E arlier this month, Connecticut Congressman Joe Courtney caught a big blunder in the new film biography of Abraham Lincoln. One scene shows states voting to ratify the amendment abolishing slavery, with Courtney’s 19th-century Connecticut congressional counterparts heard voting against the 13th amendment when in fact all four of Connecticut’s congressmen at the time voted in favor of it.
The error seems especially odd to Connecticut audiences, since the director of Lincoln, Steven Spielberg, also directed the only major film made about the Amistad. The adventures of the ship’s captives present a story that can, and has, been told myriad ways: As a poignant awakening in the Civil Rights struggle for Africans and African-Americans. As a riveting sea adventure. As a precedent-setting legal drama. As a tale of communities united in the cause of justice.
The varying forms the Amistad story takes can be as fascinating as the story itself. Depending on which book or website you consult, you could be hearing about The Amistad Revolt, The Amistad Rebellion or The Amistad Mutiny. Once the chronicle hits dry land, in the courthouses and churches along New Haven Green, it becomes The Amistad Case, the Amistad Trial, The Amistad Affair. Then there are the tamer, more benign monikers such as The Amistad Story, The Amistad Incident or The Amistad Event.
A famous sequence of paintings by mid-20th-century painter Hale Woodruff (examples of which anchor the Amistad room at New Haven Museum) distills the Amistad story to a bloody sea battle, a civilized courtroom vignette and a heroic return of the prisoners to Africa. Woodruff uses bold colors and paints the principle figures of the adventure in noble, defiant postures.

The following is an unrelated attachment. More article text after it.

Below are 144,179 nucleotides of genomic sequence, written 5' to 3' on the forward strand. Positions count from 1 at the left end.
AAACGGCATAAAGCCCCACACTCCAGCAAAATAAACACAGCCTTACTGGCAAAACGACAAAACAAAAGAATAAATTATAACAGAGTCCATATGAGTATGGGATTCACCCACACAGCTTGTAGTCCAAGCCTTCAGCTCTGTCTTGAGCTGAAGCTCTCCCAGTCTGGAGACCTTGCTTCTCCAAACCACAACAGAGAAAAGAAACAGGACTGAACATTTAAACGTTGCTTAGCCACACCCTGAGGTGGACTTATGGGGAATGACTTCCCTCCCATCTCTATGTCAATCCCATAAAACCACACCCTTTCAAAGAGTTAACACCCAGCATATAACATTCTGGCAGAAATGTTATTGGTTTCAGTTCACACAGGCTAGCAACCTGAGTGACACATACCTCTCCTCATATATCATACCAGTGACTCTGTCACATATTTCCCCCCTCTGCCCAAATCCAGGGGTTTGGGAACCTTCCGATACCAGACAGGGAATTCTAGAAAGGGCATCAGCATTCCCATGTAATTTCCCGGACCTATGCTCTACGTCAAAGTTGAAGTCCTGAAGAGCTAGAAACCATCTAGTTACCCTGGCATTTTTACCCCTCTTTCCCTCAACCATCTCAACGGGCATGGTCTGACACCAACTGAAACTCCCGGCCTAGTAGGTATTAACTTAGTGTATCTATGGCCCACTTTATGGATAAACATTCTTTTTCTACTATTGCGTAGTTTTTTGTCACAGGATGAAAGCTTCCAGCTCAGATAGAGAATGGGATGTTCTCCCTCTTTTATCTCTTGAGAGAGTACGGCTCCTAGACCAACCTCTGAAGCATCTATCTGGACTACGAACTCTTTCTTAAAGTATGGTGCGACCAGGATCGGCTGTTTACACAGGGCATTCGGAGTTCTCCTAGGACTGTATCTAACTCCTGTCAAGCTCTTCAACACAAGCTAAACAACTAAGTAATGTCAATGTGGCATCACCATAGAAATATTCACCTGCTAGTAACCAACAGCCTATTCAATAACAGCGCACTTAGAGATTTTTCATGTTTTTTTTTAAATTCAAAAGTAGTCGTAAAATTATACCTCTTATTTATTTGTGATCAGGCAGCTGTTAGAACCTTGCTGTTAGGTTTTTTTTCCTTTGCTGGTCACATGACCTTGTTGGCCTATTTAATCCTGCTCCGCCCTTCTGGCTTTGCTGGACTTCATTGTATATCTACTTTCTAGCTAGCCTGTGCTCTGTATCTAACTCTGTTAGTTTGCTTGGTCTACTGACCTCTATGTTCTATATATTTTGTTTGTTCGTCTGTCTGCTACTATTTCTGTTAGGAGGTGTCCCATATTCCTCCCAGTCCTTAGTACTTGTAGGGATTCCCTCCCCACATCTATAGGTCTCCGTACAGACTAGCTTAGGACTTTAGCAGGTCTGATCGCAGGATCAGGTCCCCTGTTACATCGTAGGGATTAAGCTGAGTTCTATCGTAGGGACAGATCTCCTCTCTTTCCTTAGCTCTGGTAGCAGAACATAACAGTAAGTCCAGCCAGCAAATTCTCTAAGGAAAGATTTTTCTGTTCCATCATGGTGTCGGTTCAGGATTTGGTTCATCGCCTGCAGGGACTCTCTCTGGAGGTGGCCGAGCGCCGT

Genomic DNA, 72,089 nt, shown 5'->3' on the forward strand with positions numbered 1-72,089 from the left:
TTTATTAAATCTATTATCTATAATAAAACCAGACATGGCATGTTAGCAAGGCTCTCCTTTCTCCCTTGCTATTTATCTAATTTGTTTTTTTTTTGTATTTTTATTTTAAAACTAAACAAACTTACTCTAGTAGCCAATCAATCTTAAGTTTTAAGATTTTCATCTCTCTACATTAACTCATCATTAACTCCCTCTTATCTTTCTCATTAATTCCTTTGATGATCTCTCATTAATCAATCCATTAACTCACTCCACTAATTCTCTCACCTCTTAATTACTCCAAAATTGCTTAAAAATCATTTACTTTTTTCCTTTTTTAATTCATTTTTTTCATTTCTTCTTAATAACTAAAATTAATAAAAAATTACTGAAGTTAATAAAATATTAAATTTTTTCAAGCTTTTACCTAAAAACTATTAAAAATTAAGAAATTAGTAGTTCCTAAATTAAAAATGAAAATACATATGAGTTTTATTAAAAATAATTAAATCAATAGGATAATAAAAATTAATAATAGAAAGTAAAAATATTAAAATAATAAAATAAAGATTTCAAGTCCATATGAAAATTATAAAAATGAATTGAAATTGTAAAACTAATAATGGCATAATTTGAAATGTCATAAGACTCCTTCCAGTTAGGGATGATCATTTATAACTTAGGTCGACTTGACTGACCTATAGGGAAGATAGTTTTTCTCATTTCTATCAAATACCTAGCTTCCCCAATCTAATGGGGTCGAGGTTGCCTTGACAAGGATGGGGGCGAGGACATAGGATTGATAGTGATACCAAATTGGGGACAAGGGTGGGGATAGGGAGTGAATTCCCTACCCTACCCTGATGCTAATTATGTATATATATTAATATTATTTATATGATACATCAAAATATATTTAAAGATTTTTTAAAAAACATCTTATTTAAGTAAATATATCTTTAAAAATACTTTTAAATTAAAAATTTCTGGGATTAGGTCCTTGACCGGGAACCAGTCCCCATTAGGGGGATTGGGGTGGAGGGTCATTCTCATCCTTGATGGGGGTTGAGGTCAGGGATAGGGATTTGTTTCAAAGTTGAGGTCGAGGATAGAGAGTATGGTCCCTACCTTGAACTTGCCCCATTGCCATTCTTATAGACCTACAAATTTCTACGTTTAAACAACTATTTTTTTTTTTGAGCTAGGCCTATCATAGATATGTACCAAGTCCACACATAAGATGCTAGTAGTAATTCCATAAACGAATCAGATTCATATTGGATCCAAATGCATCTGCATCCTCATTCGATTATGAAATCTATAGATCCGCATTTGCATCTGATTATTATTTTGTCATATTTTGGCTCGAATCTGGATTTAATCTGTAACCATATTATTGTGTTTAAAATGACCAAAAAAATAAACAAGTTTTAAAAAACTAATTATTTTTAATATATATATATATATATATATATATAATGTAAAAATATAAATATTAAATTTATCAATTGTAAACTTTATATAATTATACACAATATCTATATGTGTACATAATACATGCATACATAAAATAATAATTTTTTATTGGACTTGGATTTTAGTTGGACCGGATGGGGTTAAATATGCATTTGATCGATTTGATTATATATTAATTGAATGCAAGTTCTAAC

One of the most concise and evenhanded accounts, one which neatly suits a modern sense of the Amistad and its importance, is etched into the base of the Amistad Memorial which stands a few yards from the entrance to New Haven City Hall:
This monument is a memorial to the 1839 Amistad Revolt and its leader, Sengbe Pieh, also known as Joseph Cinque. Sengbe Pieh was one of the millions of Africans kidnapped from their homes and transported in bondage to the Americas. Sold into slavery in Cuba, he, forty-eight other men and four children were bound aboard the schooner La Amistad. During a storm, Sengbe Pieh successfully freed himself and his fellows. The Africans seized the ship, but their orders to steer La Amistad homeward were thwarted. After futile weeks at sea, they were captured off Long Island by the U.S.S. Washington.
On this site, the Amistad Africans were jailed awaiting trial for piracy and murder. To aid their struggle for freedom, the Amistad Committee formed, counting in its number ministers Simeon Joycelyn, Joshua Leavitt and James Pennington; merchant Lewis Tappan; professor Josiah Gibbs; and lawyer Roger Baldwin. The Africans were tried twice prior to their ultimate triumph before the United States Supreme Court, where former President John Quincy Adams courageously defended them. Sengbe Pieh and his fellows were declared Free Persons.
The Africans sought to return home. To raise funds for their voyage and to further the anti-slavery cause, they engaged in a series of speaking tours. In 1841, after a sojourn that profoundly influenced the abolitionist movement, they set sail, free at last. To commemorate the heroism of the Amistad Africans and those who shared in their quest for freedom, the 1989 Amistad Committee commissioned this sculpture by Ed Hamilton and dedicated it on September 26, 1992.